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Caltrans to Seek Rules for Trucks on Freeways

Times Staff Writer

California Transportation Director Robert K. Best announced Friday that he will meet next month with top trucking and shipping industry officials to discuss the possibility of restricting large trucks on freeways during peak rush hours.

Announcement of the meeting came with release of a study commissioned by the state Department of Transportation showing that while large trucks account for only 2.5% to 5.5% of all traffic, they account for 20% of the delays caused by accidents, mechanical breakdowns, spills and other problems.

Although the report found that large trucks cause a disproportionate share of traffic congestion, authors of the $300,000 study did not agree with Gov. George Deukmejian and other Administration officials that restricting commercial truck traffic on freeways during peak hours is a potentially good solution to the freeway congestion problem.

Deukmejian first raised placing restrictions on big rigs during his State of the State address earlier this month. The governor so far has not made any recommendations.

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The report--ordered by the Legislature and prepared for Caltrans by Cambridge Systematics Inc., a private consulting firm--assessed the causes of gridlock and congestion on urban freeways and was called the first of its kind.

Too Many Cars

It concluded that passenger cars--more precisely, too many passenger cars--not big trucks, are the primary cause of traffic congestion.

The problem with trucks, the report said, was not that their number was excessive but that their mishaps and breakdowns were more serious and took longer to clear up. “The volume of large trucks on the freeways does not have an inordinate impact on peak-period congestion,” it said, “but truck-involved incidents and accidents do have a significant effect.”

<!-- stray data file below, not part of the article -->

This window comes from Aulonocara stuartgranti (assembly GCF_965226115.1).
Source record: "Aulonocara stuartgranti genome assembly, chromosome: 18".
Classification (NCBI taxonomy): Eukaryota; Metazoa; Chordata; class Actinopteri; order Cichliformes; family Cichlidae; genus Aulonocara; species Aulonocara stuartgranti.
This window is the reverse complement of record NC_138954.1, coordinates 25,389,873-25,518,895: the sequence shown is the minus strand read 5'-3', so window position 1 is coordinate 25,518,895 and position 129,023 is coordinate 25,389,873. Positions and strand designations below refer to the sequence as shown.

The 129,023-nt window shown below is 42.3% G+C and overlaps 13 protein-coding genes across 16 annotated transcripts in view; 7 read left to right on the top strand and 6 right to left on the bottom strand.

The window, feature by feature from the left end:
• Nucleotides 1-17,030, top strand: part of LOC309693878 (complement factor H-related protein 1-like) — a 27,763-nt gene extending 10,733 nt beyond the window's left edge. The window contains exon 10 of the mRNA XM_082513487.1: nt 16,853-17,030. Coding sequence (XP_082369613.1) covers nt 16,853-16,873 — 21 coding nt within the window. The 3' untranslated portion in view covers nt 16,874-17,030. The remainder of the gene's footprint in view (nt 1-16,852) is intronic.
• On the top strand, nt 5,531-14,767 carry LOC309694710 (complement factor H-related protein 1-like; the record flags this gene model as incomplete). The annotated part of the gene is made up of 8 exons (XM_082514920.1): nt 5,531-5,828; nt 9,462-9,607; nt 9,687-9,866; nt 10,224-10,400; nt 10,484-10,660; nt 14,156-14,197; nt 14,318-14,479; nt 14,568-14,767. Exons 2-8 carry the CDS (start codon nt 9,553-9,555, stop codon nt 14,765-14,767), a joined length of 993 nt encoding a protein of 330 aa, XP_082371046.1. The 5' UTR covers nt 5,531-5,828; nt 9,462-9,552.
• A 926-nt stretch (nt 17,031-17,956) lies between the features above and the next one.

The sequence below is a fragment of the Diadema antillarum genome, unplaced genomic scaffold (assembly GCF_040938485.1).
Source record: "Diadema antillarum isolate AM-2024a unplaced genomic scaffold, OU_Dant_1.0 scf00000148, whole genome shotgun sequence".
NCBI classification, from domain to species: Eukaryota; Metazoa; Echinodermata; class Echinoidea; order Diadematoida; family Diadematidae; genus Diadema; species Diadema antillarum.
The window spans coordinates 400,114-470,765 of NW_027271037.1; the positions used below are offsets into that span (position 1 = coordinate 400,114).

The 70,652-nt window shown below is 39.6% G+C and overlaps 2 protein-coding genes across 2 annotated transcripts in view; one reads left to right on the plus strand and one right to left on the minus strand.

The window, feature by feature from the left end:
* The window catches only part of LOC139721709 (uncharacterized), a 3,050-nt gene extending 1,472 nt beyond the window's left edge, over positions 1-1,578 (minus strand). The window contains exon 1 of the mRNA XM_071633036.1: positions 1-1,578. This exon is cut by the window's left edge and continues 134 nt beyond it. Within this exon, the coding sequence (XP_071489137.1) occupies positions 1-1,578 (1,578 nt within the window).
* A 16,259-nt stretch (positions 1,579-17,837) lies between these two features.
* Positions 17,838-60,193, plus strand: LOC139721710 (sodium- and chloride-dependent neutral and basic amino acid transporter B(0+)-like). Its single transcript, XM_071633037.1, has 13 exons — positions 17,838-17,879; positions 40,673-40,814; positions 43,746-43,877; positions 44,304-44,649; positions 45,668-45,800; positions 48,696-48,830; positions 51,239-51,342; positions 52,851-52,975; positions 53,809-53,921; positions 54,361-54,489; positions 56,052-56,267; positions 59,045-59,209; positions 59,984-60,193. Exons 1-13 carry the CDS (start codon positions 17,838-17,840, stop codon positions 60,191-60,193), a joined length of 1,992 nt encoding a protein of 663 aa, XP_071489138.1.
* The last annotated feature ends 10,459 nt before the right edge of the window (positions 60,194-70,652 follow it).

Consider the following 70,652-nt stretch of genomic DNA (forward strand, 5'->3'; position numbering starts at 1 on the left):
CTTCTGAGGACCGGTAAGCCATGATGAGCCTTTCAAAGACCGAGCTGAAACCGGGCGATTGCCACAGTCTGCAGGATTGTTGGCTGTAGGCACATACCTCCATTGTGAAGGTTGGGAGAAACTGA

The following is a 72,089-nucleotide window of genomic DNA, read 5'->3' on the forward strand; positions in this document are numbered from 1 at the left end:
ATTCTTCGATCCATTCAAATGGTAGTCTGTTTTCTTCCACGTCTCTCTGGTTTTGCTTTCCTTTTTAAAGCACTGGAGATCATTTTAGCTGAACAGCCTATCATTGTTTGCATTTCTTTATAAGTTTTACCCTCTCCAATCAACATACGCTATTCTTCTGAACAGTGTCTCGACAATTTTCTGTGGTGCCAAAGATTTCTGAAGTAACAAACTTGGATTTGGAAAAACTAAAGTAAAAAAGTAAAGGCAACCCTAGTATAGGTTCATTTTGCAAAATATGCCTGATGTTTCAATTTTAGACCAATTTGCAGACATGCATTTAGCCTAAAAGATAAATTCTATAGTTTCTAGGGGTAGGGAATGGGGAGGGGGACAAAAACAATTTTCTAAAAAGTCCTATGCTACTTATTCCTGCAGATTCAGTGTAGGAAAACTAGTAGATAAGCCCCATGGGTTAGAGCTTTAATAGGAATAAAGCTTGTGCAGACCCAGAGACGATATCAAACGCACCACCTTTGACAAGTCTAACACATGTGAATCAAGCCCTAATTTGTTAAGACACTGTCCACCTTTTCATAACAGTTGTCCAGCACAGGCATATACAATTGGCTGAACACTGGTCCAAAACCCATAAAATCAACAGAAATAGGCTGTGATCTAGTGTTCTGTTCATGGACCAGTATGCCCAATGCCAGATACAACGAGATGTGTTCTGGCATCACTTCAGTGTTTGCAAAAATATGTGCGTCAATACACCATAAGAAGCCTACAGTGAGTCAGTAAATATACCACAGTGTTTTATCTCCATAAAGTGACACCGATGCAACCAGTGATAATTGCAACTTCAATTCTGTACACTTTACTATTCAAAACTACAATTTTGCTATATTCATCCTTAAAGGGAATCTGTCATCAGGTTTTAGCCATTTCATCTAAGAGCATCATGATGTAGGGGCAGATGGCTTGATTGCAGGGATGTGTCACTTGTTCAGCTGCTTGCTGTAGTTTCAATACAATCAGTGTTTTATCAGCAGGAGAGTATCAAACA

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If restrictions were placed on trucks during peak hours, the report said, “Average freeway speeds would increase slightly, but a ban would not provide significant relief from peak-hour congestion.”

In Los Angeles, the study said that restrictions on trucks would increase average freeway speeds during peak periods from 40 m.p.h. to 42 m.p.h.

However, the report said business would have to pay a huge economic cost if night and off-peak-hour deliveries were required.

The report said that restrictions on big trucks would affect 17,000 businesses in Los Angeles at an estimated annual cost of $1.5 billion. In San Francisco, 8,000 businesses would be affected at a cost of $710 million a year, according to the study.

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The study defined big trucks as those with at least three axles and weighing 26,000 pounds or more. Included in the classification were those that pull trailers, 18-wheelers, concrete mixers, garbage haulers, beverage and fuel trucks. Vans, light delivery trucks, pickups and mail vehicles were not considered large trucks.

Courts’ Role

The report, noting that the federal government has broader regulatory authority over the trucking industry than the state, warned that courts “have consistently struck down state laws that have attempted to impose truck bans based on general concerns about congestion and safety.”

As a first step toward solving the problem of truck-caused congestion, the report recommended that the state expand and improve its traffic management programs in Los Angeles, San Francisco and San Diego. It called for the state to strengthen its efforts to prevent accidents and equipment breakdowns through its licensing, equipment maintenance and safety inspection programs.

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Best said he will meet with trucking industry officials Feb. 16.

“We want to know to what degree shippers and receivers dependent on truck deliveries can realistically be expected to shift receiving and shipping times to non-peak travel hours,” he said.


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